For the second time since taking office, President Reuven Rivlin on Monday hosted bar and bat mitzva victims of terrorism.
The 58 youngsters representing a broad cross section of society from ultra-Orthodox to secular, Sephardi, Ashkenazi and Ethiopian, were yet another indication of terrorism’s indiscriminate cruelty.
Rivlin, who in recent months has been under attack from certain quarters, was received with whistles, cheers and sustained applause by the youngsters, those of the parents who accompanied them and volunteers working with The Terror Victims Association.
Rivlin was lauded for always having time for the organization during his period as a member and speaker of the Knesset, and continuing in this vein as president.
“It’s a festive day for you and for me, and I’m privileged to celebrate with you in your period of transition from childhood to maturity,” he told his guests.
Commenting that maturity carries with it the responsibility of coping with many problems, Rivlin paused for a moment then said: “You have already had much to cope with too young and too soon. You have suffered loss, pain and physical and emotional problems,” he said, noting that the young boys and girls in the hall had lost parents or siblings or had been wounded themselves in terrorist attacks.
“Some of you carry the memory of the last time you saw a loved one who left and never returned,” he said, “and some of you bear not only scars of memory but also physical scars.”
Rivlin made special mention of a recent victim Naor Ben Ezra, who was riding his bike in Jerusalem’s Pisgat Ze’ev neighborhood on October 12, when he was stabbed by Ahmed Manasra, a boy his own age.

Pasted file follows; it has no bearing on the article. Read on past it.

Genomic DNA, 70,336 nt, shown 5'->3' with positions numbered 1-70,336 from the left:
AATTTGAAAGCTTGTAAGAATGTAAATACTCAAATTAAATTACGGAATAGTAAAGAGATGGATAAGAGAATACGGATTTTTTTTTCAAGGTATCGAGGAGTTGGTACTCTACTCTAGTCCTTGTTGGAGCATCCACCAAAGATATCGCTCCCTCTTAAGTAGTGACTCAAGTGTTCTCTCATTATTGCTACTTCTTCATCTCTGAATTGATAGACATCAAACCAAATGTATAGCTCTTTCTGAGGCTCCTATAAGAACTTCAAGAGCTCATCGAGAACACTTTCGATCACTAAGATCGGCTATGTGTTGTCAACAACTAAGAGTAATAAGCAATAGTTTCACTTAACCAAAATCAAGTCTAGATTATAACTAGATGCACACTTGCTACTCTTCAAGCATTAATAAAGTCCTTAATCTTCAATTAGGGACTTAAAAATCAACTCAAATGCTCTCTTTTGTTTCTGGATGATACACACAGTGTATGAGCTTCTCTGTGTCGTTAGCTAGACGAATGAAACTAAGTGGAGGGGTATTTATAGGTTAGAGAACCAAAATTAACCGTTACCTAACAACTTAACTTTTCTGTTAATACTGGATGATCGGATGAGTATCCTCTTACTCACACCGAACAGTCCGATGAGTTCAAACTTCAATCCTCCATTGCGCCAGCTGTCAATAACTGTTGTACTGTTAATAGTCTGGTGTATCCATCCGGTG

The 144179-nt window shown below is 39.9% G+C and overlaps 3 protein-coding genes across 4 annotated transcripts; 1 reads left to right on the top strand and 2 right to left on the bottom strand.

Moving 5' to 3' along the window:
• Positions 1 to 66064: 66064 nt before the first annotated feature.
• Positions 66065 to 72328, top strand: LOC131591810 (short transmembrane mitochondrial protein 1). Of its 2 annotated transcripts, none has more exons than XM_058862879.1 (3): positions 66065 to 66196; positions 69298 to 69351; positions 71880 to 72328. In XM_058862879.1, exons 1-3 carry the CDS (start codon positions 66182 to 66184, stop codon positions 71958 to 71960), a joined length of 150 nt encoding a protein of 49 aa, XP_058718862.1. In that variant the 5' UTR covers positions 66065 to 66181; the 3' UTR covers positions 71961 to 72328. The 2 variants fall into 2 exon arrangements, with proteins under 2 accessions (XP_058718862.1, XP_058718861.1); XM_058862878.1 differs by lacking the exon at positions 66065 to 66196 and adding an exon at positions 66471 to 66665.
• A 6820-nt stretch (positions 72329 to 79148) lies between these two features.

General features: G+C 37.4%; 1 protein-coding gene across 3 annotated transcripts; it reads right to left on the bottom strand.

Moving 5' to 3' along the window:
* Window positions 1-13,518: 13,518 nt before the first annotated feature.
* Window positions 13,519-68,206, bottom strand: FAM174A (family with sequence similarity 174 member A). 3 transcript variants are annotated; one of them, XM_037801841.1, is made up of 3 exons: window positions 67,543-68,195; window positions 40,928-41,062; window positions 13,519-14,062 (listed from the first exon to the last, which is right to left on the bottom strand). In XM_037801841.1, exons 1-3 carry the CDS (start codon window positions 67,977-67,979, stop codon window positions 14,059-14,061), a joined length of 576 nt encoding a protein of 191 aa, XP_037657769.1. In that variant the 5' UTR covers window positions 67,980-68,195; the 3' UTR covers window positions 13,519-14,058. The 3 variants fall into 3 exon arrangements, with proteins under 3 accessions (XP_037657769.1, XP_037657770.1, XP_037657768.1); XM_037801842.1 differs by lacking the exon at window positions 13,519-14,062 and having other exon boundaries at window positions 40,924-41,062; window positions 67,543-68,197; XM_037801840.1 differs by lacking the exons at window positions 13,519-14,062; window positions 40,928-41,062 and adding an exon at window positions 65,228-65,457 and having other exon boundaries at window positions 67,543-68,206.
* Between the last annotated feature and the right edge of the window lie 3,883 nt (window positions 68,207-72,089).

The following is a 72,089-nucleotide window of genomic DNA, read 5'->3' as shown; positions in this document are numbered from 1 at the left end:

Ben Ezra was severely wounded and rushed to hospital unconscious and in a critical condition.
Doctors did not hold out much hope for his survival. Yet last week, together with members of his family and close friends, he went to the Western Wall to celebrate his bar mitzva and to join in the joyous dancing afterwards. A very eloquent young man, Ben Ezra shared some of his experiences on Monday at the President’s Residence, saying the boy who had attacked him had been raised in a sea of hatred and had assaulted him only because he was Jewish.
Although the odds for his recovery had been slim, he said, the excellent medical care that he received, coupled with his own determination had enabled him to pull through, but he still had a long way to go in terms of rehabilitation.
“There’s a price we pay for being in this land and being Jewish,” Rivlin acknowledged.
He urged the youngsters to continue to dream and to realize their dreams. “I’m sure you’ll be a source of pride, strength and joy to your families,” he said.
Haim Katz, Welfare and Social Services minister, echoed some of what Rivlin had said and added that the country’s future depends on the best strengths and minds of today’s youth.
He also assured them that they had not been forgotten, nor will they be forgotten.
This pledge was reiterated by Yehoshua Cohen, the chairman of The Terror Victims Association, who said the organization would continue its tireless work to defend and maintain the rights of all victims.
Cohen himself was severely wounded at age 6 in Jerusalem’s German Colony during the War of Independence. One of his brothers was also wounded, and later his family had to cope with two other brothers who suffered disabilities after fighting in subsequent wars.
Cohen said he had not allowed his own disability to prevent him from living a normal life and contributing to society.